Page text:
Rollovers and redemption: Four Moabites complete unforgiving Baja 500 (2024)

In the world of off-road racing, the Baja 500 is perhaps the crown jewel. When participants meet at the starting line, 500 miles of unforgiving terrain lie between them and completing one of the most challenging courses in motorsports. Only around 40% of them will rise to the challenge – just finishing the loop is considered a monumental achievement.

This year, two teams from Moab entered the world-renowned race. The journey leading up to the race itself was full of ups and downs, as decades-long dreams were fulfilled, the local community shone in tough spots, and race-day camaraderie prevailed to send both teams across the finish line.

John Marshall has dreamed of finishing the Baja 500 since he was 16 years old, when he picked up a date for the movies at her dad’s shop and spotted five Baja race cars lined up.

Rollovers and redemption: Four Moabites complete unforgiving Baja 500 (1)
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Marshall moved to Moab in the early 2000s and brought with him a love of off-road driving. He owns Coyote Adventure and Coyote Land Tours, where he trains adventure seekers. His son Jamie, who grew up driving as well, is the owner of Coyote All Wheel Drive and is the lead off-road driving instructor for Bronco Off-Rodeo. It’s safe to say that off-roading is a family passion.

The elder Marshall joined a Baja support crew for the first time in 2018, but it wasn’t until he met his eventual driving partner, Jeff White, that he entered the race as a driver. Jamie also has been on the support crew side since 2018 and began driving in 2020. SCORE International sanctions the race, and vehicles are categorized across classes depending on their type and components (each class has a winner in addition to the overall winner).

“Team No Zombie,” the crew’s moniker, has attempted the race across different classes over the last seven years, transitioning from Class 11 stock Volkswagen Bugs to racing in a Mercedes Benz G-Wagen – but Marshall has never crossed the finish line. For the last four years, they’ve run the G-Wagon that they built out themselves, and fully self-funded – not an easy feat, as just entering the race is an expensive and time-consuming task in itself.

This year, Team No Zombie struck the jackpot, earning a sponsorship from Sylvania Off-Road. A couple of weeks before the start, off-road lights were affixed and the truck had a new coat of paint, fresh body work, and was 100% race ready – until it wasn’t.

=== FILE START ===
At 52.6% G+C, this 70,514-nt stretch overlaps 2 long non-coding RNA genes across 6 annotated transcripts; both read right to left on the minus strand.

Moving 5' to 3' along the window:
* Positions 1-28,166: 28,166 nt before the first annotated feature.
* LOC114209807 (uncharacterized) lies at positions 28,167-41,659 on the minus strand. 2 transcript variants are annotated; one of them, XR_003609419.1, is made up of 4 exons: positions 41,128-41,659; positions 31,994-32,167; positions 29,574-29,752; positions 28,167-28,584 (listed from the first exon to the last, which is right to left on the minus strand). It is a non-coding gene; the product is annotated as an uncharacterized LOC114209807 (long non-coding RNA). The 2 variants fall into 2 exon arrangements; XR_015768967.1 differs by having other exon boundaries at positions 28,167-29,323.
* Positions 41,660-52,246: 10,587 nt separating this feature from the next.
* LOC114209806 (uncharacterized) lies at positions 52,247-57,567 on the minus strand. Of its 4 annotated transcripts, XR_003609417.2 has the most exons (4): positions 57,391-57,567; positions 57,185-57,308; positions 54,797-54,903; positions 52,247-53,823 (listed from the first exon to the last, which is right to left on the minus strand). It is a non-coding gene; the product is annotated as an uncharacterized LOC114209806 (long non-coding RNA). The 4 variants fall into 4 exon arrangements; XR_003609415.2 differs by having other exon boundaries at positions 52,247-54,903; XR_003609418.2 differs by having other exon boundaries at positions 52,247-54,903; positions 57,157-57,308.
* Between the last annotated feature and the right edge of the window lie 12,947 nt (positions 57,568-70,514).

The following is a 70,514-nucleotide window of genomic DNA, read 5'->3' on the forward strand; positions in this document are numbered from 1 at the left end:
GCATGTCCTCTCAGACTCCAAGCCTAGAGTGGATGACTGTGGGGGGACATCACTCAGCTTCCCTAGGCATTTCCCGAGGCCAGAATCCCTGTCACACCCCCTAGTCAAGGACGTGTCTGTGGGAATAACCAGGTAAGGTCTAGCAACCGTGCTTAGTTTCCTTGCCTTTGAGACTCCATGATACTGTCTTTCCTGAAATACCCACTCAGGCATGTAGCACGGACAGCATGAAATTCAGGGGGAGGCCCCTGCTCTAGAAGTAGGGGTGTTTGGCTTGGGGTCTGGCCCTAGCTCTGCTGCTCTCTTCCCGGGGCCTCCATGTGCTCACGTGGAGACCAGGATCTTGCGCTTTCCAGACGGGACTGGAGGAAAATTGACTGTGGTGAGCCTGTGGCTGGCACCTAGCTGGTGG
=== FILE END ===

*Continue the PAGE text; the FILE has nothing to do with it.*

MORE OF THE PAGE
On a quick test drive to practice the intercom systems with their co-drivers, the truck rolled and sustained catastrophic damage. No one was injured, but all of Sylvania’s brand-new lights were smashed, the driver’s side was pushed in about six inches, and it looked like hope was lost.

Sylvania agreed to still sponsor the team in the unlikely event that the truck could be saved. John had been working in Green River for the day and returned to his shop in the late afternoon, expecting to find Jamie and a couple of other people performing a post-mortem on the truck.

“I come home, there’s 25 people in my shop,” John said. “Most of them, I don’t even know who they are. And they’re all taking parts off, they’re hammering out dents.”

To John, it seemed like the entire Moab community had come together to help him chase his dream. For days, people cycled in and out of the garage, straightening out the body, adding new parts, and freshening up the decals.

A week later, the Mercedes was lined up at the start line, looking as good as ever.

The Marshalls weren’t the only Moabites to make the trek to Baja. Jim Horne has been racing off-road vehicles for about 15 years now, and, like so many off-roaders, always saw the Baja 500 as the pinnacle of racing. Horne owns High Desert Four-Wheel Drive and has lived in Moab for the better part of the last decade.

He and his wife Barb attempted the race three years ago in their 2020 Jeep Mojave, but after a crash left them unable to complete it, they came back this year for another go. They’ve known the Marshalls for years through the tight-knit off-road community.